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From a scaredy-cat to a hungry hamster – your pet queries answered


HE is on a mission to help our pets  . . . and is here to answer YOUR questions.

Sean, who is the head vet at tailored pet food firm tails.com, has helped with owners’ queries for ten years.

Sean helps a reader whose cat is petrified of their two-year-old daughter

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Sean helps a reader whose cat is petrified of their two-year-old daughterCredit: Getty
Sean McCormack wants to help keep pets happy and healthy

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Sean McCormack wants to help keep pets happy and healthyCredit: Doug Seeburg – The Sun

Q) FOR the past week, my cat Ned has been hiding under the bed.

He seems petrified of our two-year-old daughter, who keeps picking him up by the neck thinking he is Simba from the Lion King.

Should I be worried he could sustain an injury by being picked up by the neck?

I don’t know if he is under there because he has been hurt or he’s scared of our daughter.

Ned is three and usually quite sociable.

Paula Elphick, Barrow-in-Furness, Cumbria

A) I don’t think I need a vet degree to say this, but yes of course he could sustain a neck injury.

This is a really important time – it’s crucial to teach kiddo that they have to be gentle and kind to Ned, and other animals.

If you are concerned he’s in pain or moving strangely then I would recommend a vet visit.

It’s also important to say that Ned may lash out and hurt your daughter next time, which wouldn’t be his fault.

Q) MY insurance costs a fortune.

My provider Pet Emporium said I can go down from gold to silver membership, meaning I’d only be covered for a certain amount in any given month.

What might the maximum fees be for an average dog?

I am scared if I go down a level I might not be covered.

My dog is a lovely Boxer called Humphrey. He’s two and has barely been to a vet.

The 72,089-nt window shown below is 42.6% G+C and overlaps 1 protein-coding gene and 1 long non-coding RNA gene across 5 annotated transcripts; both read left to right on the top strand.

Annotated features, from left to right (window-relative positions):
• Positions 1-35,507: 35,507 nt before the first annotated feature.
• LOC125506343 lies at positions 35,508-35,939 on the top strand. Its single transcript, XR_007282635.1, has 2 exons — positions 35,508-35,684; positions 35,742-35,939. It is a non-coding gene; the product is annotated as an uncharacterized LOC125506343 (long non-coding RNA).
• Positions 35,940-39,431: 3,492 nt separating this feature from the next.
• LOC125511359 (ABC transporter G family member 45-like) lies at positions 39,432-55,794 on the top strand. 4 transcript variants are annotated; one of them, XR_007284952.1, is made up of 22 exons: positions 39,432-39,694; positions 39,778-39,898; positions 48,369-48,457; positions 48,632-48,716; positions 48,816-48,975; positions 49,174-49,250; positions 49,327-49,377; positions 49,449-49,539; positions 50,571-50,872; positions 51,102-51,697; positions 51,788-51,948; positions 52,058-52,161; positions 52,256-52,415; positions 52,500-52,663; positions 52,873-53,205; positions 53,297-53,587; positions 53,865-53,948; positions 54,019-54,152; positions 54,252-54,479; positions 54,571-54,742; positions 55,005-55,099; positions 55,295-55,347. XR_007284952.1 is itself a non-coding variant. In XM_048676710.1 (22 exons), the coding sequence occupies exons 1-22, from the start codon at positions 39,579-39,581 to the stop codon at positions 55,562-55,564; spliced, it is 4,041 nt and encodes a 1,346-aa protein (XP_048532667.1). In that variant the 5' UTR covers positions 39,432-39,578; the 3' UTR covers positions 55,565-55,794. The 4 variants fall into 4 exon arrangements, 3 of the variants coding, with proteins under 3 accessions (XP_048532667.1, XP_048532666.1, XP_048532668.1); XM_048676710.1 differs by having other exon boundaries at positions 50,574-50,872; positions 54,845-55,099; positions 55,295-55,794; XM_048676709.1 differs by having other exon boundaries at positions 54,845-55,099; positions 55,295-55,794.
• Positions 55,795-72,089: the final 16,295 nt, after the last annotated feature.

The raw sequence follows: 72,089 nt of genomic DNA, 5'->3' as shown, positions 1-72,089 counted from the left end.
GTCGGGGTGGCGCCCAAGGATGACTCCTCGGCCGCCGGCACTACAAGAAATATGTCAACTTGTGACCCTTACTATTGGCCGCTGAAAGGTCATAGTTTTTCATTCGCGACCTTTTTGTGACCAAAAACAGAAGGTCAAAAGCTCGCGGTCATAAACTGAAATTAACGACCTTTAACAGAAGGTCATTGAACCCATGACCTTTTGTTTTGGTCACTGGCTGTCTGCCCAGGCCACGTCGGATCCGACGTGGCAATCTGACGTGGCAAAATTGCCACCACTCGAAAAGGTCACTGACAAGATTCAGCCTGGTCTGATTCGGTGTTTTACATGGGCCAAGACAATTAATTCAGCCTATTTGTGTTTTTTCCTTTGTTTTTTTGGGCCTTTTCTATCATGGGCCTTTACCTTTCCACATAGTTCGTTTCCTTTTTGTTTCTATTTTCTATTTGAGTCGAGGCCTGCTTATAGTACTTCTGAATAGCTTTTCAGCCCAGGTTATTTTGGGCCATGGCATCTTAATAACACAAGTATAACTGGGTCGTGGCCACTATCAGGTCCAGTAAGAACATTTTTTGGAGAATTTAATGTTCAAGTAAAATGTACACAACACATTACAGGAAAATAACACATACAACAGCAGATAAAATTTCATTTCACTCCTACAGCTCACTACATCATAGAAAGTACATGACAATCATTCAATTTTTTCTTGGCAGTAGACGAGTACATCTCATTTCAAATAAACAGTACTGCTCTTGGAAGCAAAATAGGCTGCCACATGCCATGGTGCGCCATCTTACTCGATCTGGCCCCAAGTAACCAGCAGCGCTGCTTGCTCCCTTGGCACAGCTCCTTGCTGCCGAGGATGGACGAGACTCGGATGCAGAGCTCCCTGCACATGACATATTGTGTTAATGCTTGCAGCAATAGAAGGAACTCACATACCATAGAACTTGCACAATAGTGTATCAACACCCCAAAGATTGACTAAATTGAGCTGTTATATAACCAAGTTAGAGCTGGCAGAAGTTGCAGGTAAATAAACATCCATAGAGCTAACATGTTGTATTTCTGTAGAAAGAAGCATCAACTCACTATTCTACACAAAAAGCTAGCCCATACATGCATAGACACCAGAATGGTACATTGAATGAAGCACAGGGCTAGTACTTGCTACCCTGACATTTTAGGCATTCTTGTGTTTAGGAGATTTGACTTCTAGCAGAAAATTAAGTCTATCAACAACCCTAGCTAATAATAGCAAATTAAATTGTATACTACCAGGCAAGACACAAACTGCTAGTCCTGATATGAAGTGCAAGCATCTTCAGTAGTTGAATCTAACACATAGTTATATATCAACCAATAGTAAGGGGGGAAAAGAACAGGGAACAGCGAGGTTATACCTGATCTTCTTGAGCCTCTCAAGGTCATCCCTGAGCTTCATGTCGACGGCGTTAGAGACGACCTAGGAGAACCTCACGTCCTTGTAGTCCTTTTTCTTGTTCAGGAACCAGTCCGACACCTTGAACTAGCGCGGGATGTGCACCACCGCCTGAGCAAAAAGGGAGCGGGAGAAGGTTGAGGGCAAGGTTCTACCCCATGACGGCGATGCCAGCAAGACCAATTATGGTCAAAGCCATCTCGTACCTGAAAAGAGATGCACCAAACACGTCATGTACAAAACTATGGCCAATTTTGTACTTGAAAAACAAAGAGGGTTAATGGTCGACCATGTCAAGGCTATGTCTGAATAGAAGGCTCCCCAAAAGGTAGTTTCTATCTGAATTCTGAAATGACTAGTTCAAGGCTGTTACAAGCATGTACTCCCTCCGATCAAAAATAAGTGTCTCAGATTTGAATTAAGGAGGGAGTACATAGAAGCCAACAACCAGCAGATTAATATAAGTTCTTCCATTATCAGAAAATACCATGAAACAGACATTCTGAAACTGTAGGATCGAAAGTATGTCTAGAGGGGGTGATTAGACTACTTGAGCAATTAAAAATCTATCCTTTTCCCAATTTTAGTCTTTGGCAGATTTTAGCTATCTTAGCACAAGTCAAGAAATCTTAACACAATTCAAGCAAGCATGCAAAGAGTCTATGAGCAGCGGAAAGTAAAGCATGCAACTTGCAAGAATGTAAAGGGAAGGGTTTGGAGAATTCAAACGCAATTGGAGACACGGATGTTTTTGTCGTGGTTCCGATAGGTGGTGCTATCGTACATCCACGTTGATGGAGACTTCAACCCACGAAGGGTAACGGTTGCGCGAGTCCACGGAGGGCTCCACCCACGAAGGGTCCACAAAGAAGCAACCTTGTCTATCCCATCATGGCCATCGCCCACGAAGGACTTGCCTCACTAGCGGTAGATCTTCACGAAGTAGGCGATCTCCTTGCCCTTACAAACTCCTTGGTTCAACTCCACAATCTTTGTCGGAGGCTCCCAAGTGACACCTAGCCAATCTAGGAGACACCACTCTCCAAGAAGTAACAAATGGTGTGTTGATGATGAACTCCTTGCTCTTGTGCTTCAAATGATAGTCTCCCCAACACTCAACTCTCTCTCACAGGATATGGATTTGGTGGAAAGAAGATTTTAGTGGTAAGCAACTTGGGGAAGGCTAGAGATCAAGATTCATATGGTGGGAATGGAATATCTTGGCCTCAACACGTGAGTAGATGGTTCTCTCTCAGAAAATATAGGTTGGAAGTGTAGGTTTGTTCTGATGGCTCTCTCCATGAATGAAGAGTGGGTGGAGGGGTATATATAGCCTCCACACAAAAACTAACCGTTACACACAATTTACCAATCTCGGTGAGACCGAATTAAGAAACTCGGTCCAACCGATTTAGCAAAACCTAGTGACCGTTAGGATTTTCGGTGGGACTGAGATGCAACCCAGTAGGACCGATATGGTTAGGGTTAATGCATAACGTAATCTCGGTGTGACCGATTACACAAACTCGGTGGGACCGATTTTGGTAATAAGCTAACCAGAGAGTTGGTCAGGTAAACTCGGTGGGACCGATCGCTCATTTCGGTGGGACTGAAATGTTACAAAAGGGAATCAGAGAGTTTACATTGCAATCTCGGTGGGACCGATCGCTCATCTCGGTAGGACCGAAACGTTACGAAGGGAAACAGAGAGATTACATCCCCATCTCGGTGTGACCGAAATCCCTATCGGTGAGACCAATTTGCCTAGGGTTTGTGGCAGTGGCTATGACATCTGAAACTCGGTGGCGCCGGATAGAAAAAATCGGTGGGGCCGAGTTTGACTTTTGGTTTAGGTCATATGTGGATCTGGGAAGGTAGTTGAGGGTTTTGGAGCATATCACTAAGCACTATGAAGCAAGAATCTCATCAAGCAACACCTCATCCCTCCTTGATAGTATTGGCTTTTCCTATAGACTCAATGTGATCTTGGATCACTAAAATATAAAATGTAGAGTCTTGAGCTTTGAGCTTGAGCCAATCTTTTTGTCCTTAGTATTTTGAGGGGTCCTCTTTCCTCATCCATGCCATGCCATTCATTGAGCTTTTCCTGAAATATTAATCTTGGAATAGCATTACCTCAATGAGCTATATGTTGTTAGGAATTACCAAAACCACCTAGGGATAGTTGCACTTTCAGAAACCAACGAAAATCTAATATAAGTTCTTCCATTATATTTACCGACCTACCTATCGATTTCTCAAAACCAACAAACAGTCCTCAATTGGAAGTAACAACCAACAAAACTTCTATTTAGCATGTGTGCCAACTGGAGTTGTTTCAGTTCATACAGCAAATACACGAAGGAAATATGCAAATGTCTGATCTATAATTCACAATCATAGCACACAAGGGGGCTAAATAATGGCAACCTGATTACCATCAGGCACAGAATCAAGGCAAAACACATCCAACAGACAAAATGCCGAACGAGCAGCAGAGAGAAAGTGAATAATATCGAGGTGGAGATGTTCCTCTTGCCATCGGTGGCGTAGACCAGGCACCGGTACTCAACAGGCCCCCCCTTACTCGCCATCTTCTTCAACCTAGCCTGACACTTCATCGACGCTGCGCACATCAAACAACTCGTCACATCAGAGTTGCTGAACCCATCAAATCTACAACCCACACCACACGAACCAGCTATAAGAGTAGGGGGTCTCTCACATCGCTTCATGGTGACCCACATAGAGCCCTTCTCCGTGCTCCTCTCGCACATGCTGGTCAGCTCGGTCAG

Toby Wiley, Boston, Lincs

This is crystal ball stuff. I can’t give you a figure.

Some dogs will go all their lives without a big vet bill, while others are accident-prone or get ill.

Boxers are prone to a few health issues as a breed. It may be you get a better level of cover and value for money with another insurer.

Some people choose to have a pet savings account and put in the amount they would have paid an insurer each month.

Lifetime cover is better than per year or per illness cover but will be more expensive.

Got a question for Sean?

SEND your queries to sundaypets@the-sun.co.uk

Q) I LOVE running and recently got a Cocker spaniel puppy, Charlie.

He has so much energy and is 16 weeks old.

I would love to take him running with me. How old should he be for that

Anna Cooper, Gateshead, Tyne and Wear

A) He’s not quite ready for running yet, as his bones and joints are still very much in development and too much high-impact exercise could cause issues.

When to run with him is not an exact science and causes a lot of debate.

Some say only exercise a puppy for as many minutes as they are in weeks of age.

So for Charlie you might be able to do three or four low-intensity sessions of 16 minutes a day — such as walking and play.

Avoid hitting the pavements and trails hard with him until he is fully grown and his skeletal development is complete.

For Cockers, that is 15 to 18 months, when you can start to build up running gradually.